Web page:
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The Perils of “Homemade” Court Orders

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The Perils of “Homemade” Court Orders

We wrote recently about a case called Cinapri v. Fleck, where the main issue involved a dispute between the parents as toIn that context, the case highlights the difficulties that can arise when parents try – in good faith and with the best of intentions – to negotiate agreements for themselves, which are later endorsed by the court and incorporated into a formal document known as a Consent Order.

While this intent on parents’ behalf may be motivated by numerous factors – including the desire to minimize conflict, to advance the best interests of their children, and to save lawyers’ and court costs – the court in Cinapri v. Fleck summarized the problems inherent in this approach:

Every day, judges across the province make temporary or final orders in family law cases that are based on language engineered by the parties themselves. The parties or their counsel often wordsmith the terms of the consent, minutes of settlement or draft order with little or no input from the court upon reaching a resolution of the dispute between them. Even though the language used in a consent, minutes of settlement or a draft order are subject to the approval of the presiding judge, I think it would be fair to say that those consent documents often do not contain language that is as precise as the terms a judge would normally craft when making an order after a contested hearing. This is one of the reasons why language in a Consent Order is often contentious, particularly where the parenting of a child is involved.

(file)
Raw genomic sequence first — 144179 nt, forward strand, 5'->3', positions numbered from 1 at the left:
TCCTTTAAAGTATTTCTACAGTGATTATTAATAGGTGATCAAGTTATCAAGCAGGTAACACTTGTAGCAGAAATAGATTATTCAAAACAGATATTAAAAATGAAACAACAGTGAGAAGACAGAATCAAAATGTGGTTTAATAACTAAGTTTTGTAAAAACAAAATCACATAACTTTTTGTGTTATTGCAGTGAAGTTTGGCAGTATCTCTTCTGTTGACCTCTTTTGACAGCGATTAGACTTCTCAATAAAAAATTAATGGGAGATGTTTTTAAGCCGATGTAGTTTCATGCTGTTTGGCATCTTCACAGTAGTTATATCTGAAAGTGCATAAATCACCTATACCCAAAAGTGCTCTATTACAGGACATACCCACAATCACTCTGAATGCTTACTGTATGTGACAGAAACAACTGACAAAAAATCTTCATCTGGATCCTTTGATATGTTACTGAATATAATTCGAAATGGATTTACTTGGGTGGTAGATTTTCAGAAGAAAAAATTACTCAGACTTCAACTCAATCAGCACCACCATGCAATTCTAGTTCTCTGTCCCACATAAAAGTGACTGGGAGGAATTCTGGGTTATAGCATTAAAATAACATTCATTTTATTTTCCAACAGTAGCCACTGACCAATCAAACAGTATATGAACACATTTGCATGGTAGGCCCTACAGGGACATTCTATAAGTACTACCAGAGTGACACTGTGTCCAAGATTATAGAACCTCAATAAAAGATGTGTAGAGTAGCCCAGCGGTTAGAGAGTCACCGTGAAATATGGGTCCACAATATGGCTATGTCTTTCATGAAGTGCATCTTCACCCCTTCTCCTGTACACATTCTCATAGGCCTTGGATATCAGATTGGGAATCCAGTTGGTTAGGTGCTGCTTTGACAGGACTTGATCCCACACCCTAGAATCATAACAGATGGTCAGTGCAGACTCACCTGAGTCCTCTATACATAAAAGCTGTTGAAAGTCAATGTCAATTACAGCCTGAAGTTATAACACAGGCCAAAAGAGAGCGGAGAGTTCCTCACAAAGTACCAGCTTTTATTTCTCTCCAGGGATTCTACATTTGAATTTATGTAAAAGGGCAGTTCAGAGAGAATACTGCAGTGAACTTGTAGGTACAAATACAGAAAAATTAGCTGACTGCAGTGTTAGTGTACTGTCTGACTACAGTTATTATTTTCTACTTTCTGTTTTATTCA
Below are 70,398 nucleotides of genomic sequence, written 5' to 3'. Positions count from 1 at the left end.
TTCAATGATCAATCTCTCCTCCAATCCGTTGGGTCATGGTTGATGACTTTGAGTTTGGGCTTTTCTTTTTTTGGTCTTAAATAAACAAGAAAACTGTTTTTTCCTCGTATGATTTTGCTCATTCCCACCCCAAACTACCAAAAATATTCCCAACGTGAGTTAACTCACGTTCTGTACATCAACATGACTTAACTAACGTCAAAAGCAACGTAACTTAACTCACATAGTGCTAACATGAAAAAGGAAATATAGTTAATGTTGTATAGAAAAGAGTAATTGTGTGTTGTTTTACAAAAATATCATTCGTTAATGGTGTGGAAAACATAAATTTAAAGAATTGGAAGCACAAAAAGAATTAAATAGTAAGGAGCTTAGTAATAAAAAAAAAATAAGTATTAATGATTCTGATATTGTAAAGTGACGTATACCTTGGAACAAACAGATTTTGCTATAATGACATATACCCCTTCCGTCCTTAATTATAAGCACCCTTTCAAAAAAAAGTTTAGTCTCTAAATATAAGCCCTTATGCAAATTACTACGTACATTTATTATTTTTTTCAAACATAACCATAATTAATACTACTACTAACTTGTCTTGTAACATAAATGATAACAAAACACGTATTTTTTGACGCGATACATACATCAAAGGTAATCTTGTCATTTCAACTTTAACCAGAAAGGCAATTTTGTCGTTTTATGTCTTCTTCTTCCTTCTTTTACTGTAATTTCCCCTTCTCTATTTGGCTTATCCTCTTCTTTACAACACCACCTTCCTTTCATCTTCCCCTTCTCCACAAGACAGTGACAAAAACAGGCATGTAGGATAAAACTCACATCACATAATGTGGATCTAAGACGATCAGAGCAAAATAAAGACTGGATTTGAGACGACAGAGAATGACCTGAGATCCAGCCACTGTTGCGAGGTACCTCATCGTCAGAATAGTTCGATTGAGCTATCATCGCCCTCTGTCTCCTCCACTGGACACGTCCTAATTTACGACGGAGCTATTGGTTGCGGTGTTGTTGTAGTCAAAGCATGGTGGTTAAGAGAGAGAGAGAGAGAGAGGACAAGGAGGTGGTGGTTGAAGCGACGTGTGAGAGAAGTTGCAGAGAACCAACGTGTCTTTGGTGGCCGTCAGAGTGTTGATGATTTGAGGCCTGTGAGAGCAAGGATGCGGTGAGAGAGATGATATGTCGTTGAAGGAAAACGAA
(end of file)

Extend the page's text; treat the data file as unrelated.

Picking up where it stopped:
In that case, the particular quibble between the parents that required their return to court was whether their use of the mandatory “shall” in the Consent Order was to be strictly observed. The father insisted it was; the mother claimed that she performed her obligations in good faith and that the father was holding her to a standard not required by either the spirit or the letter of the Consent Order.

After scrutinizing the wording of seven specific paragraphs of the Consent Order, and after reviewing whether the mother had complied to a legally-sufficient extent, the court made further detailed orders to clarify what she still needed to do.

In this case the parents may have thought they were speeding their litigation along, negotiating their own solutions, and saving themselves legal fees in the process. All of which is admirable – but in the end they still had to hire lawyers to represent them before the court to sort out a relatively minor technical dispute, focused on the meaning and intent of the words they used in the Consent Order.

For the full text of the decision, see:

Cinapri v Fleck, 2016 ONSC 1297 (CanLII)

At Russell Alexander, Family Lawyers our focus is exclusively family law, offering pre-separation legal advice and assisting clients with family related issues including: custody and access, separation agreements, child and spousal support, division of family property, paternity disputes, and enforcement of court orders. For more information, visit us at RussellAlexander.com